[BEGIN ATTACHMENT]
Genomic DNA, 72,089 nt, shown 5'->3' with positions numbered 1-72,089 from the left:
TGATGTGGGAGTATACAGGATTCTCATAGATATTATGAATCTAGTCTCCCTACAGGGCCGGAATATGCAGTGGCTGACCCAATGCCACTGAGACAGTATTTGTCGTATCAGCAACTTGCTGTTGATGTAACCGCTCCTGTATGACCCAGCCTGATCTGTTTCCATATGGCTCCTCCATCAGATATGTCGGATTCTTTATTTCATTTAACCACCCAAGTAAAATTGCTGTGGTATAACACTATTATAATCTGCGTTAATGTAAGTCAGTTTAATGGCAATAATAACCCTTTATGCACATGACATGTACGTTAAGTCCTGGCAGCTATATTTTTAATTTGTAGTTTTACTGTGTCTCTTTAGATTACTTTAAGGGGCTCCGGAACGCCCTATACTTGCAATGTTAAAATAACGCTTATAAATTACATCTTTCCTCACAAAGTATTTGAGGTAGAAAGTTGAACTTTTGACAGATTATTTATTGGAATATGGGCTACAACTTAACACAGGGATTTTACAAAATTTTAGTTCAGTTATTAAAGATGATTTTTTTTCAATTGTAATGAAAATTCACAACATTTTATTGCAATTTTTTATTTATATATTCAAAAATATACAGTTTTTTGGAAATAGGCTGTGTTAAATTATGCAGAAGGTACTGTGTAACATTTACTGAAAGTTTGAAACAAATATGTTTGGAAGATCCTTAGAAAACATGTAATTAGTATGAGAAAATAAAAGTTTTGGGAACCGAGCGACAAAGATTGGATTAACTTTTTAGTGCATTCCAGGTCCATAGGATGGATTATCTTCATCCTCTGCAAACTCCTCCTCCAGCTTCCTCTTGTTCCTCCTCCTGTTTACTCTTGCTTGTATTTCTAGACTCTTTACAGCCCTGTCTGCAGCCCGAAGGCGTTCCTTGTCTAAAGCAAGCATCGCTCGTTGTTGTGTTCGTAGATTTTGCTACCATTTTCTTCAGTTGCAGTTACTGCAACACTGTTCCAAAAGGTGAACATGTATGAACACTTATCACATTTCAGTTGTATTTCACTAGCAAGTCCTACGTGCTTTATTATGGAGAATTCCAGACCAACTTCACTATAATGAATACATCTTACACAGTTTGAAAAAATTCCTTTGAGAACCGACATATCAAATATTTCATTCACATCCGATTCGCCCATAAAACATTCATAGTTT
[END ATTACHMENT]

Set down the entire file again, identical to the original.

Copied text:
Genomic DNA, 72,089 nt, shown 5'->3' with positions numbered 1-72,089 from the left:
TGATGTGGGAGTATACAGGATTCTCATAGATATTATGAATCTAGTCTCCCTACAGGGCCGGAATATGCAGTGGCTGACCCAATGCCACTGAGACAGTATTTGTCGTATCAGCAACTTGCTGTTGATGTAACCGCTCCTGTATGACCCAGCCTGATCTGTTTCCATATGGCTCCTCCATCAGATATGTCGGATTCTTTATTTCATTTAACCACCCAAGTAAAATTGCTGTGGTATAACACTATTATAATCTGCGTTAATGTAAGTCAGTTTAATGGCAATAATAACCCTTTATGCACATGACATGTACGTTAAGTCCTGGCAGCTATATTTTTAATTTGTAGTTTTACTGTGTCTCTTTAGATTACTTTAAGGGGCTCCGGAACGCCCTATACTTGCAATGTTAAAATAACGCTTATAAATTACATCTTTCCTCACAAAGTATTTGAGGTAGAAAGTTGAACTTTTGACAGATTATTTATTGGAATATGGGCTACAACTTAACACAGGGATTTTACAAAATTTTAGTTCAGTTATTAAAGATGATTTTTTTTCAATTGTAATGAAAATTCACAACATTTTATTGCAATTTTTTATTTATATATTCAAAAATATACAGTTTTTTGGAAATAGGCTGTGTTAAATTATGCAGAAGGTACTGTGTAACATTTACTGAAAGTTTGAAACAAATATGTTTGGAAGATCCTTAGAAAACATGTAATTAGTATGAGAAAATAAAAGTTTTGGGAACCGAGCGACAAAGATTGGATTAACTTTTTAGTGCATTCCAGGTCCATAGGATGGATTATCTTCATCCTCTGCAAACTCCTCCTCCAGCTTCCTCTTGTTCCTCCTCCTGTTTACTCTTGCTTGTATTTCTAGACTCTTTACAGCCCTGTCTGCAGCCCGAAGGCGTTCCTTGTCTAAAGCAAGCATCGCTCGTTGTTGTGTTCGTAGATTTTGCTACCATTTTCTTCAGTTGCAGTTACTGCAACACTGTTCCAAAAGGTGAACATGTATGAACACTTATCACATTTCAGTTGTATTTCACTAGCAAGTCCTACGTGCTTTATTATGGAGAATTCCAGACCAACTTCACTATAATGAATACATCTTACACAGTTTGAAAAAATTCCTTTGAGAACCGACATATCAAATATTTCATTCACATCCGATTCGCCCATAAAACATTCATAGTTT